Article III: The Judicial Branch

Article III covers the Judicial Branch, The Supreme Court and the Federal court system. It may surprise some that judging a law based on its constitutionality is not among the powers delegated or enumerated to the Supreme Court. That court was not set up as a Judicial Review Board.

Section 1: Establishment of the court system and judges

  • The judicial power is vested in a single Supreme Court
  • Congress may establish inferior Federal courts
  • Judges of all Federal courts and the Supreme Court will hold their  offices during good behavior.
  • Judges will be paid, but cannot receive a pay cut during their tenure.

Section 2: Judicial Power & Authority

  • Judicial Power is extended to:
  • All cases in law and equity that will arise under the Constitution, laws of the United States and treaties made, or that will be made.
  • All cases affecting ambassadors, other public ministers and consuls
  • All cases of admiralty and maritime jurisdiction
  • Controversies to which the United States shall be a party
  • Controversies between two or more States
  • Between a State and citizens of another State (Amended by the Eleventh Amendment)
  • Between citizens of different States
  • Between citizens of the same State claiming lands under grants of different States
  • Between a State, or the citizens thereof, and foreign States, citizens or subjects

The Eleventh Amendment establishes Sovereign Immunity. Someone from South Carolina sued the State of Georgia in Federal court, and when the state refused to appear, the court found for the plaintiff. The idea was that if a plaintiff is to sue a state, it has to be done in state court, not Federal court. However, a citizen suing a state may bring it to Federal court on appeal.

  • The Supreme Court has original jurisdiction in cases affecting Ambassadors, other public Ministers and Consuls, and those in which a State is party. This means that the Supreme Court can be the first court to hear cases involving these parties.
  • In all other cases, the Supreme Court has appellate jurisdiction, in both law and fact with such exceptions and under regulations as Congress makes. This means it that another court has to hear and rule on a case before it can hear it, but Congress can make laws that say that there are certain types of cases the Supreme Court can’t hear.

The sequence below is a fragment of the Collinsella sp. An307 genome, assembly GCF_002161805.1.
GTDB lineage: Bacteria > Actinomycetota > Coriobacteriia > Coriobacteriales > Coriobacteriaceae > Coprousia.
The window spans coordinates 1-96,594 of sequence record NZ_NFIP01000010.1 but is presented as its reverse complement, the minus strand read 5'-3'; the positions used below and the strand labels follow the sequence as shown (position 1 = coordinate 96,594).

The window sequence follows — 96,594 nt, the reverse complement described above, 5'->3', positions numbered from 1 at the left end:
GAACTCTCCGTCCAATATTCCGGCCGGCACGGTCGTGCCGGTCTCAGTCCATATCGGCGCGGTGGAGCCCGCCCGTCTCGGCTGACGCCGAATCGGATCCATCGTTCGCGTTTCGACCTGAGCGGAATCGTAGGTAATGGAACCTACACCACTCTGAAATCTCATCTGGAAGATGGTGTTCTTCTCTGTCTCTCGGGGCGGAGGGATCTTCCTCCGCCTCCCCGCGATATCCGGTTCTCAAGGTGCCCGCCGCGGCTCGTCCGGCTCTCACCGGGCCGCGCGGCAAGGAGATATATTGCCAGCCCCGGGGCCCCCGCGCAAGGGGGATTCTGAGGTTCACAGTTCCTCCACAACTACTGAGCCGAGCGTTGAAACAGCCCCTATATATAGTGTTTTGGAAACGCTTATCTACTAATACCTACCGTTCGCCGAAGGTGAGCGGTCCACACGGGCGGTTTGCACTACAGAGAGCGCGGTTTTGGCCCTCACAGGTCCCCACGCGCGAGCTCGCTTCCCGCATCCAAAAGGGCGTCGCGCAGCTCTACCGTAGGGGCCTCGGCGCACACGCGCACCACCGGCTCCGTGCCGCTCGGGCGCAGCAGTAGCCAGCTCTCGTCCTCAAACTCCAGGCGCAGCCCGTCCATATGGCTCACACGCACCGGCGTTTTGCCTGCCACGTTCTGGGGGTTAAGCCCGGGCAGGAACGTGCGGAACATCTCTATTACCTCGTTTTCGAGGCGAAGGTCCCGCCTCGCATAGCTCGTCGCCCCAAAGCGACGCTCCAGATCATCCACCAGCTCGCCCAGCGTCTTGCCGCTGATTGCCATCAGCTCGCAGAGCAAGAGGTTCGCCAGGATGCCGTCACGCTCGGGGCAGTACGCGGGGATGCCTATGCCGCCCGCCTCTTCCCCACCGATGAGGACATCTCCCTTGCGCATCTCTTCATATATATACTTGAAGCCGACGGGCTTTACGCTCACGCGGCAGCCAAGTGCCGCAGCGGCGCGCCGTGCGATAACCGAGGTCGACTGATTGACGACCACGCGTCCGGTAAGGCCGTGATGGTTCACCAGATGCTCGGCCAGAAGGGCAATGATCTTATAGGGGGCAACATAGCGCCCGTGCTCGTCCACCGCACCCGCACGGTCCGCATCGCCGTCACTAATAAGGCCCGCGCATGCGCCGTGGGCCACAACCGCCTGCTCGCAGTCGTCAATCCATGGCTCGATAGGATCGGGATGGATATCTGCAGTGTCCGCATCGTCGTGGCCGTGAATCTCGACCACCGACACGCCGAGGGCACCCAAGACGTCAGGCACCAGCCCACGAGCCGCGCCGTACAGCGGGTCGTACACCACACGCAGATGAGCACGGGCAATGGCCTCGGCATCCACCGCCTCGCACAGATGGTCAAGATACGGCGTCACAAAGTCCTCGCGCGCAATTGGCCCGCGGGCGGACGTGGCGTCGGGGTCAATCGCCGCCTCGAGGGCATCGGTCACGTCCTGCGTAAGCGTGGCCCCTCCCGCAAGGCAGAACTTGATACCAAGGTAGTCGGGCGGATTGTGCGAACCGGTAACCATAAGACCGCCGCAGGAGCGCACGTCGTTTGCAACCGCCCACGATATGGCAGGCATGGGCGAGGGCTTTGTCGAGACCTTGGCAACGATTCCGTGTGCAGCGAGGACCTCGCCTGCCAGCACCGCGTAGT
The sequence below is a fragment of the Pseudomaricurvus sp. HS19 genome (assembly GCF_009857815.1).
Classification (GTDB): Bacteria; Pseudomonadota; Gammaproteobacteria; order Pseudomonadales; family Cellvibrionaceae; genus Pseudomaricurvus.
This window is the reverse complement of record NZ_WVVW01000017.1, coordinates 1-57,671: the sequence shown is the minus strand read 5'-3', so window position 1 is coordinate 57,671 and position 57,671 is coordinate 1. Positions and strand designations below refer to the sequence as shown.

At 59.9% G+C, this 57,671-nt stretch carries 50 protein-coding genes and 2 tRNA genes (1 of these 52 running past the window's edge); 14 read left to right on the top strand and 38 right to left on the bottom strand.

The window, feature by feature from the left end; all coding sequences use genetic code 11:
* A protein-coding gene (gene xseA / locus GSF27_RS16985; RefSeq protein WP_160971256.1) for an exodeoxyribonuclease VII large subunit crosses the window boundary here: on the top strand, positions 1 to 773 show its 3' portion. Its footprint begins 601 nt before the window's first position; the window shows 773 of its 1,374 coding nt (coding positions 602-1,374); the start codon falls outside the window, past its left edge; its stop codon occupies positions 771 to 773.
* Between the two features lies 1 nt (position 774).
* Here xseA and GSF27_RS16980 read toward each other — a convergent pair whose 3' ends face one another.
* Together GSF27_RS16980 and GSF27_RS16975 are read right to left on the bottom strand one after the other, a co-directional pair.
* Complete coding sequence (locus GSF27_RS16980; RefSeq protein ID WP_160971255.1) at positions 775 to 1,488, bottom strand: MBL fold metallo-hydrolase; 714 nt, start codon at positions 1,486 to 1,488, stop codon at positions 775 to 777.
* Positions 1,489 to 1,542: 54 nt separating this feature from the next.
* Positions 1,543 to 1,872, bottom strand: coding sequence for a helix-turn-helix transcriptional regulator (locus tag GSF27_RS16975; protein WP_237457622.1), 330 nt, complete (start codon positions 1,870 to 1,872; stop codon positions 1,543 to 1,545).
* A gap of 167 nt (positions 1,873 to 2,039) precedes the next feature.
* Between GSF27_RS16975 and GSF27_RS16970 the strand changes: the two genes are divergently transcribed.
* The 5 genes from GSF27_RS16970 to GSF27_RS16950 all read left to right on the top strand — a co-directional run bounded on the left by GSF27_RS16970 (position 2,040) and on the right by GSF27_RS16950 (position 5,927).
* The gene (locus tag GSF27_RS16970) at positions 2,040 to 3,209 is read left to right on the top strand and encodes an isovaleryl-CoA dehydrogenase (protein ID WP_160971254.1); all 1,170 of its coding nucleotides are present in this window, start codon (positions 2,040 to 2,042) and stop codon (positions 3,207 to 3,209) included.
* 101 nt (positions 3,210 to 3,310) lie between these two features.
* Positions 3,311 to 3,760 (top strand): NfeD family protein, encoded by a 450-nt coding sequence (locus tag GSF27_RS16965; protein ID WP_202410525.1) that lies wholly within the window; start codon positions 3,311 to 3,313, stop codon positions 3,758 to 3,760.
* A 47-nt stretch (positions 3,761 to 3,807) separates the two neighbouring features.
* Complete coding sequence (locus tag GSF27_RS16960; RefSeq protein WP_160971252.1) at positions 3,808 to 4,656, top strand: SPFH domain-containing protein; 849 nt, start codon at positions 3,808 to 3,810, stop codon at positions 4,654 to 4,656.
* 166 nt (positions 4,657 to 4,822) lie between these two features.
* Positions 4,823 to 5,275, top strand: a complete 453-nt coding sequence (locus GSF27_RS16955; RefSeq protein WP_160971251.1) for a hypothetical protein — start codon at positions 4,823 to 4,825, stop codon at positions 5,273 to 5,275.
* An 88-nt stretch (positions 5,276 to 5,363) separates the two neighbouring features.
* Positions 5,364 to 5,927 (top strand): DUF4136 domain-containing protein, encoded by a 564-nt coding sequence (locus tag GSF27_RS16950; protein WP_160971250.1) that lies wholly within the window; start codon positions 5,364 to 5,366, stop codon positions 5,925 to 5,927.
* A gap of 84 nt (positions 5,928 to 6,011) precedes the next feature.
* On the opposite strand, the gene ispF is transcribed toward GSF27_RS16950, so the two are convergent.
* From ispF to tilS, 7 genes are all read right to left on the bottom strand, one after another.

I probably should have done this in my post on Article II, but here are some definitions:

  1. Consul: an official appointed by the government of one country to look after its commercial interests and the welfare of its citizens in another country.
  2. other public ministers:  international law. This is the general name given to public functionaries who represent their country abroad, such as ambassadors, (q.v.) envoys, (q.v.) and residents.
  • All criminal trials will be by jury, except cases of Impeachment.
  • Criminal trials have to be heard in the State where the crime was committed.
  • If not committed in any state (a territory or Washington DC), the trial will be at such place or places as Congress may have directed by law.

Section 3: Treason

  • Definition of Treason: Levying war upon the United States, Adhering to United States’ enemies, giving the enemy aid and comfort
  • No person will be convicted of treason unless they confess in open court, or if two witnesses can be produced to give testimony to the same overt act.
  • Congress has the power to declare the punishment for treason, however, the punishments shall not extend beyond the convicted’s life, that is to say that any property seized by the government must be returned to the heirs upon the death of the convicted. The corruption of blood and forfeitures were intended to be so harsh, that it acted as a deterrent to treason, often putting heirs and descendants under extreme hardships.  In other words, the penalties for treason are to be applied to the convicted only, not their heirs.

So, what exactly is the corruption of blood? Any Attainder of Treason, which is the declaration of that punishment usually included the death penalty (hanging, drawing and quartering, and beaheading), but also the stripping of any hereditary titles and property, and none could be passed to heirs. This clause was written specifically to allow any property seized by the government to be returned to heirs upon the death of the attainted (stained, or one under attainder). Justice Joseph Story, who served on the Supreme Court from 1811 to 1845 viewed this limitation on Congress as a leniency, preventing Congress from exacting the harshest terms possible.

In this country, the maximum penalty for Treason is death. In most cases, however, the maximum penalty has not been meted out. Those who participated in the Whiskey Rebellion were pardoned by George Washington. Most ex- Confederates were pardoned by Presidential amnesty (under Andrew Johnson, as Lincoln had been murdered months before), except for those rebels who had property worth $20,000 or more. The Rosenberg’s were executed by electric chair for treason and espionage.

There are more cases than just these of people committing treason and being pardoned, or sentences reduced.

This Article is short and to the point. Following the first three Articles setting up the three branches of government, the rest of the Constitution defines more powers, and issues not addressed in the first three Articles, such as the Amendment process and the National Debt.

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